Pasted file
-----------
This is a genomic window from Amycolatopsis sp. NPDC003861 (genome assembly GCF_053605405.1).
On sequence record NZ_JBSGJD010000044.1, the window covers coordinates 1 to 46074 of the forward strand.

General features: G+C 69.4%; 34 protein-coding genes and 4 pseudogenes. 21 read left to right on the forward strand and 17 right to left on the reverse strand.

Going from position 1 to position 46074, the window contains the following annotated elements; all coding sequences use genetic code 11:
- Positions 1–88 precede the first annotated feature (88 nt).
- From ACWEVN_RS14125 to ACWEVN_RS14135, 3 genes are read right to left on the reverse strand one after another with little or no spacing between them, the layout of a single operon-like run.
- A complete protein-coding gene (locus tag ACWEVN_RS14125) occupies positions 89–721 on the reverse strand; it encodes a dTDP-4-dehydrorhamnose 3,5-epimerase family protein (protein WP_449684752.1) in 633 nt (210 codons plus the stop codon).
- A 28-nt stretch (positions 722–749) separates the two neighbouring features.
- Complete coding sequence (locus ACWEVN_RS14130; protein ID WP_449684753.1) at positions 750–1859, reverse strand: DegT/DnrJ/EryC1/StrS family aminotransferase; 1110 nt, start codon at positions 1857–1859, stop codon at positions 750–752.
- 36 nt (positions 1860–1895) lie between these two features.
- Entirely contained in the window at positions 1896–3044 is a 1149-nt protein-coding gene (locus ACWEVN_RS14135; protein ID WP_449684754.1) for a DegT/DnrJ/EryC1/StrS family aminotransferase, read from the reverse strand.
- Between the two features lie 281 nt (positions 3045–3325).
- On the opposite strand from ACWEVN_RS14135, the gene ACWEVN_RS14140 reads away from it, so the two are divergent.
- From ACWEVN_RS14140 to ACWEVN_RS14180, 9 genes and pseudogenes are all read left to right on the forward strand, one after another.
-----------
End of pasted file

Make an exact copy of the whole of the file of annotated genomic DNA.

This is a genomic window from Amycolatopsis sp. NPDC003861 (genome assembly GCF_053605405.1).
On sequence record NZ_JBSGJD010000044.1, the window covers coordinates 1 to 46074 of the forward strand.

General features: G+C 69.4%; 34 protein-coding genes and 4 pseudogenes. 21 read left to right on the forward strand and 17 right to left on the reverse strand.

Going from position 1 to position 46074, the window contains the following annotated elements; all coding sequences use genetic code 11:
- Positions 1–88 precede the first annotated feature (88 nt).
- From ACWEVN_RS14125 to ACWEVN_RS14135, 3 genes are read right to left on the reverse strand one after another with little or no spacing between them, the layout of a single operon-like run.
- A complete protein-coding gene (locus tag ACWEVN_RS14125) occupies positions 89–721 on the reverse strand; it encodes a dTDP-4-dehydrorhamnose 3,5-epimerase family protein (protein WP_449684752.1) in 633 nt (210 codons plus the stop codon).
- A 28-nt stretch (positions 722–749) separates the two neighbouring features.
- Complete coding sequence (locus ACWEVN_RS14130; protein ID WP_449684753.1) at positions 750–1859, reverse strand: DegT/DnrJ/EryC1/StrS family aminotransferase; 1110 nt, start codon at positions 1857–1859, stop codon at positions 750–752.
- 36 nt (positions 1860–1895) lie between these two features.
- Entirely contained in the window at positions 1896–3044 is a 1149-nt protein-coding gene (locus ACWEVN_RS14135; protein ID WP_449684754.1) for a DegT/DnrJ/EryC1/StrS family aminotransferase, read from the reverse strand.
- Between the two features lie 281 nt (positions 3045–3325).
- On the opposite strand from ACWEVN_RS14135, the gene ACWEVN_RS14140 reads away from it, so the two are divergent.
- From ACWEVN_RS14140 to ACWEVN_RS14180, 9 genes and pseudogenes are all read left to right on the forward strand, one after another.